Nicolas Cage, Emma Stone, Ryan Reynolds and Catherine Keener return to lend their voices to The Croods: A New Age. As the sequel of the 2013 Oscar-nominated prehistoric adventure comedy, does it stay relevant in the awful year of 2020? Liam Maguren reckons so.
The children who saw 2013’s The Croods in cinemas are almost all teenagers now. While some animated franchises aged their key characters alongside their young audiences—like Pixar’s Toy Story series or DreamWorks’ own How to Train Your Dragon trilogy—The Croods: A New Age has no interest in doing that. So it’s somewhat incredible that this sequel somehow finds a story angle in their prehistoric world that feels so relevant to ours, especially at the of a year that deserves a monkey punch to its face.
Taking place immediately after the first film, A New Age wastes no time getting everyone back up to speed. The Croods are still surviving the beautiful but deadly outdoors while teenage lovebirds Eep (Emma Stone) and Guy (Ryan Reynolds) make kissy-faces to each other, much to the disgust of protective dad Grug (Nicolas Cage). When they crashland into a bordered-up utopia, full of primitive technology and all the food they could hope for, they think they’ve landed in paradise. Until they meet the residents: an intellectually superior family called the Bettermans.
As neighbours to Guy’s deceased mum and dad, Hope (Leslie Mann) and Phil Betterman (Peter Dinklage) welcome the Croods into their treehouse mansion. And, like a bull in an iStore, the Croods unintentionally lay waste to their confusing new surroundings, causing the Bettermans to unleash their inner Karens.
The first hour plays out like a prehistoric dinner party comedy. Hope and Phil try to hook their embarrassed daughter Dawn (Kelly Marie Tran) up with Guy; Eep struggles to understand Guy’s sudden change in behaviour; Dawn and Eep secretly go joyriding outside the wall; Ugga (Catherine Keener) and Hope engage in passive-aggressive warfare; and Phil coerces Grug into some shady dealings inside a literal man cave.
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While staying confined in this one location seems to go against the original’s adventurous spirit, its purpose becomes clear with its final act, which does indeed venture far beyond the border. Themes surrounding man’s compassionless ego, environmental imbalance, class division, and the threads that bind all these together are expressed surprisingly well here. Best of all, it’s told with clarity and an abundance of all-ages slapstick silliness, assuring the moral of the story never feels like a lesson in the classroom.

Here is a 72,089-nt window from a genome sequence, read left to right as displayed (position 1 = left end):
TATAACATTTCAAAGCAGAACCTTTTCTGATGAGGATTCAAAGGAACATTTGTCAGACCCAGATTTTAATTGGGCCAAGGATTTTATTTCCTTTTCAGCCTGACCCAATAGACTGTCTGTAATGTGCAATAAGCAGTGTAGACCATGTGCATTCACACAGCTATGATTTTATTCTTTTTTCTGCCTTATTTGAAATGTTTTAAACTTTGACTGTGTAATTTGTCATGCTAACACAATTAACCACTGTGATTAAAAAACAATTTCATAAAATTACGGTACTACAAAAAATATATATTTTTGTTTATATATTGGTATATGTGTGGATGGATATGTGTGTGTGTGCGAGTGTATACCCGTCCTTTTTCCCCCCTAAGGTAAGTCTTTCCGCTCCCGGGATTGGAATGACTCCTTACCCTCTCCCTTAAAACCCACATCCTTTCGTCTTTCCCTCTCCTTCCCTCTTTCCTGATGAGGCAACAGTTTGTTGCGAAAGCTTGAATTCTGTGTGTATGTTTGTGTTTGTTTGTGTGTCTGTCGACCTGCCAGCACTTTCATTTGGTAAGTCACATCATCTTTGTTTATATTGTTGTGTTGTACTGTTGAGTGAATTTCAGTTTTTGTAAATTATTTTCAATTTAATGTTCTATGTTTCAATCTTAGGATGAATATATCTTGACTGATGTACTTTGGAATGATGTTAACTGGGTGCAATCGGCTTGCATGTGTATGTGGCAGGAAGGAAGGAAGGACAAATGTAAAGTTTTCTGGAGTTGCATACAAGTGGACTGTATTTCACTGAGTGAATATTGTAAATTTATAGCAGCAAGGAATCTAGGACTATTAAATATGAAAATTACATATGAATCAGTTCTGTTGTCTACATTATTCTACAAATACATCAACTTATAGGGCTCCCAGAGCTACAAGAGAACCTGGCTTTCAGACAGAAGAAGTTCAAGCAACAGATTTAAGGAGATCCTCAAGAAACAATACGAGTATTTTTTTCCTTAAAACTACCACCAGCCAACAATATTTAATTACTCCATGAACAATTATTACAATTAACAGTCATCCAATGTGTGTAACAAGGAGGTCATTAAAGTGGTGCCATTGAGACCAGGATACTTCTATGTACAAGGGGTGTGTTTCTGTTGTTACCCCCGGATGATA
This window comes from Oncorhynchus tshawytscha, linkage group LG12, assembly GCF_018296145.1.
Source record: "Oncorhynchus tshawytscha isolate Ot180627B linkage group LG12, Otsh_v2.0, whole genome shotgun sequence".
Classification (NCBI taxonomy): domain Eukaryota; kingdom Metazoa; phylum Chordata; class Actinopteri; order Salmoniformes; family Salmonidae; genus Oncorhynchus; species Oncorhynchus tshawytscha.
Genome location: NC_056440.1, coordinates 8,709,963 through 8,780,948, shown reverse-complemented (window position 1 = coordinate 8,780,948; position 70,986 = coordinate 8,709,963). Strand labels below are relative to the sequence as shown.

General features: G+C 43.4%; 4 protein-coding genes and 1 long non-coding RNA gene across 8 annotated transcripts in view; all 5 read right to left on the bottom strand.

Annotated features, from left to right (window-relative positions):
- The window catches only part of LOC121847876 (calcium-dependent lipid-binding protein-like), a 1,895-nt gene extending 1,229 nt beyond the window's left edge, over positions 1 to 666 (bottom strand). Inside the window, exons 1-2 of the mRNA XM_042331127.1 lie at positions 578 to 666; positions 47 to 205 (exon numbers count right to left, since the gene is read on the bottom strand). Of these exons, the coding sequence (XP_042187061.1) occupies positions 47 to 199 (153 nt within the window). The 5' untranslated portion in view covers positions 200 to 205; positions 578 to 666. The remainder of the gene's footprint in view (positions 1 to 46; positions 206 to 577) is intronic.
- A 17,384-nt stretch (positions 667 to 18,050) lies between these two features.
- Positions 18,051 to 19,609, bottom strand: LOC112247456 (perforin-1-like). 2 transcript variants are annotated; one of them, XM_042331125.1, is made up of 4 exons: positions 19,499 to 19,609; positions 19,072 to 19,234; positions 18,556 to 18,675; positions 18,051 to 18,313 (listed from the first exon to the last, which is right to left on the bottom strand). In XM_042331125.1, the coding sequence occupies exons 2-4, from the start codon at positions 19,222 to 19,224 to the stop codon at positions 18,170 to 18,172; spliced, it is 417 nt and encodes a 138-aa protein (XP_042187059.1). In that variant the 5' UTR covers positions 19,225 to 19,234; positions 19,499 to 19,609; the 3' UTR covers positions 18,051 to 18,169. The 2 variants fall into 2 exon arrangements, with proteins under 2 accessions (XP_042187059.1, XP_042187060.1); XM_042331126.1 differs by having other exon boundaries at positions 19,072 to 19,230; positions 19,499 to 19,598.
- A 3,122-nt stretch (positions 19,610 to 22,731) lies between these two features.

And the slapstick sure does slap. A New Age lends itself to finely-timed physical comedy and the animation team relish in the opportunity to achieve Tom & Jerry-level family-friendly violence (a reoccurring stick-in-the-eye gag ALWAYS got me). Gran (Cloris Leachman) also found a way to make prop comedy funny again (keep an eye on her hair). Both forms of humour are needed because the script (written by a completely different team) can’t quite make the dialogue crack this time around.
It’s also clear that, with so much to juggle in a 95-minute film, the team didn’t fully know what to do with certain characters. Thunk (Clark Duke) is reduced to a one-joke plot about screen-addiction while Guy’s fuzzy sidekick Belt makes it click with a girl sloth. (In case you weren’t sure she’s a girl, they made her pinker than a gender reveal party.)
There’s also no real attempt at making tear ducts tremble this time around. Under the direction of Chris Sanders, who helmed the first Croods as well as the first How to Train Your Dragon, a moment about whānau unity could have been heartaching. Sadly, first-time feature director Joel Crawford turns this into a footnote. The only real gut-punch is in the opening minute, but to Crawford’s credit, the hit lands.
These aren’t massive complaints, mind you. They’re just limitations that prevent a very good family film from being a great one. Fortunately, there are no flaws amongst the voice cast. It’s hilarious to me that one of Nicolas Cage’s more toned-down roles is that of a cartoon caveman, but he’s still perfect here as a bighearted numpty father. Dinklage also gives off great cult-leader vibes as Phil Betterman while Stone’s skills both comedically and dramatically continue to translate superbly in the voice booth. Reynolds’ skills do as well, but he already gets enough praise for that.
There’s also no shortage in The Croods‘ creative mad-lib animal designs. Chicken seals? Check. Land sharks? You betcha. The big Christmas seller this year? My money’s on the wolf spiders.
Silly and fun but never mindless, The Croods: A New Age is a cinema-worthy family-friendly event in a year sorely lacking them. While the story of confinement feels weirdly relevant in a world where lockdowns are the norm, its kindhearted attitude towards nature feels more timely than ever in the wake of a climate emergency. So what if it doesn’t have that heartaching moment? This awful year’s had too many of those.